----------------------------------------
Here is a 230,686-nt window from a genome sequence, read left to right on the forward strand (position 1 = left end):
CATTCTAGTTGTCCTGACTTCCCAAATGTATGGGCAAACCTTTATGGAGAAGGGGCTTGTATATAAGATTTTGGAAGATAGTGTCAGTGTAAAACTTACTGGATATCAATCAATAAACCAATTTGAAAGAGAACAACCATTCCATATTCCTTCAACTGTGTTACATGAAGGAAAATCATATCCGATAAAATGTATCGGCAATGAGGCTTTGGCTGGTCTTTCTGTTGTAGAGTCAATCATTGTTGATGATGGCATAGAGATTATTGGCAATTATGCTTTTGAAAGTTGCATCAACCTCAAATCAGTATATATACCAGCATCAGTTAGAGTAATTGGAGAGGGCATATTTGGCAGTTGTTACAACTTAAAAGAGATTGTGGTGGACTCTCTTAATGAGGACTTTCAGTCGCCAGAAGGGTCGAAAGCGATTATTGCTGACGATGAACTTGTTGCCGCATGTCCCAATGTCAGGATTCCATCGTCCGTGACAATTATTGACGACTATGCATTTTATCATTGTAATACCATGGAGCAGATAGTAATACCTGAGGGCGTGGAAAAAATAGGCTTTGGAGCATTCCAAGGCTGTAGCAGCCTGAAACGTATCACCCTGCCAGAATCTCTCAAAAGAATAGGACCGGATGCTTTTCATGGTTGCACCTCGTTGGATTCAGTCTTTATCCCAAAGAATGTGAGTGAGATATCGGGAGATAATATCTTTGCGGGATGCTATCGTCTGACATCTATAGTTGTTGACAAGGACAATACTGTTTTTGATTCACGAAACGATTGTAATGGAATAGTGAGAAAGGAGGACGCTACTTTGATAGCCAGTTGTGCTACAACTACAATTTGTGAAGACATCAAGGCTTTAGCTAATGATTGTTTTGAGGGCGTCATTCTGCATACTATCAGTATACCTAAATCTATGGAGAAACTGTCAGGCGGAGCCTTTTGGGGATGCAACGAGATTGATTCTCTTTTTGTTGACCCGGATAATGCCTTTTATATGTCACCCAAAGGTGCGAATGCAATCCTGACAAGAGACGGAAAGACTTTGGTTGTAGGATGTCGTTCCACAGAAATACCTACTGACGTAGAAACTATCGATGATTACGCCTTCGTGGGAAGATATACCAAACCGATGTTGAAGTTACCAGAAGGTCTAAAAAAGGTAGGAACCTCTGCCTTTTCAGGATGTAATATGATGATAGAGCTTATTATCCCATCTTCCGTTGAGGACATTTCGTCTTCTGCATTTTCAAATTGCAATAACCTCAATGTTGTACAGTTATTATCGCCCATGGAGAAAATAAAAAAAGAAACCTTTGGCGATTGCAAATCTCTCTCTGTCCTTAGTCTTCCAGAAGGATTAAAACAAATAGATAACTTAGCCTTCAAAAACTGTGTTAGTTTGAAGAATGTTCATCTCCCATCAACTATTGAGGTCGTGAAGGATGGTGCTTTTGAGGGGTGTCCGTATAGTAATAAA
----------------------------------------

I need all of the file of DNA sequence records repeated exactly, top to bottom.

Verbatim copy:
Here is a 230,686-nt window from a genome sequence, read left to right on the forward strand (position 1 = left end):
CATTCTAGTTGTCCTGACTTCCCAAATGTATGGGCAAACCTTTATGGAGAAGGGGCTTGTATATAAGATTTTGGAAGATAGTGTCAGTGTAAAACTTACTGGATATCAATCAATAAACCAATTTGAAAGAGAACAACCATTCCATATTCCTTCAACTGTGTTACATGAAGGAAAATCATATCCGATAAAATGTATCGGCAATGAGGCTTTGGCTGGTCTTTCTGTTGTAGAGTCAATCATTGTTGATGATGGCATAGAGATTATTGGCAATTATGCTTTTGAAAGTTGCATCAACCTCAAATCAGTATATATACCAGCATCAGTTAGAGTAATTGGAGAGGGCATATTTGGCAGTTGTTACAACTTAAAAGAGATTGTGGTGGACTCTCTTAATGAGGACTTTCAGTCGCCAGAAGGGTCGAAAGCGATTATTGCTGACGATGAACTTGTTGCCGCATGTCCCAATGTCAGGATTCCATCGTCCGTGACAATTATTGACGACTATGCATTTTATCATTGTAATACCATGGAGCAGATAGTAATACCTGAGGGCGTGGAAAAAATAGGCTTTGGAGCATTCCAAGGCTGTAGCAGCCTGAAACGTATCACCCTGCCAGAATCTCTCAAAAGAATAGGACCGGATGCTTTTCATGGTTGCACCTCGTTGGATTCAGTCTTTATCCCAAAGAATGTGAGTGAGATATCGGGAGATAATATCTTTGCGGGATGCTATCGTCTGACATCTATAGTTGTTGACAAGGACAATACTGTTTTTGATTCACGAAACGATTGTAATGGAATAGTGAGAAAGGAGGACGCTACTTTGATAGCCAGTTGTGCTACAACTACAATTTGTGAAGACATCAAGGCTTTAGCTAATGATTGTTTTGAGGGCGTCATTCTGCATACTATCAGTATACCTAAATCTATGGAGAAACTGTCAGGCGGAGCCTTTTGGGGATGCAACGAGATTGATTCTCTTTTTGTTGACCCGGATAATGCCTTTTATATGTCACCCAAAGGTGCGAATGCAATCCTGACAAGAGACGGAAAGACTTTGGTTGTAGGATGTCGTTCCACAGAAATACCTACTGACGTAGAAACTATCGATGATTACGCCTTCGTGGGAAGATATACCAAACCGATGTTGAAGTTACCAGAAGGTCTAAAAAAGGTAGGAACCTCTGCCTTTTCAGGATGTAATATGATGATAGAGCTTATTATCCCATCTTCCGTTGAGGACATTTCGTCTTCTGCATTTTCAAATTGCAATAACCTCAATGTTGTACAGTTATTATCGCCCATGGAGAAAATAAAAAAAGAAACCTTTGGCGATTGCAAATCTCTCTCTGTCCTTAGTCTTCCAGAAGGATTAAAACAAATAGATAACTTAGCCTTCAAAAACTGTGTTAGTTTGAAGAATGTTCATCTCCCATCAACTATTGAGGTCGTGAAGGATGGTGCTTTTGAGGGGTGTCCGTATAGTAATAAA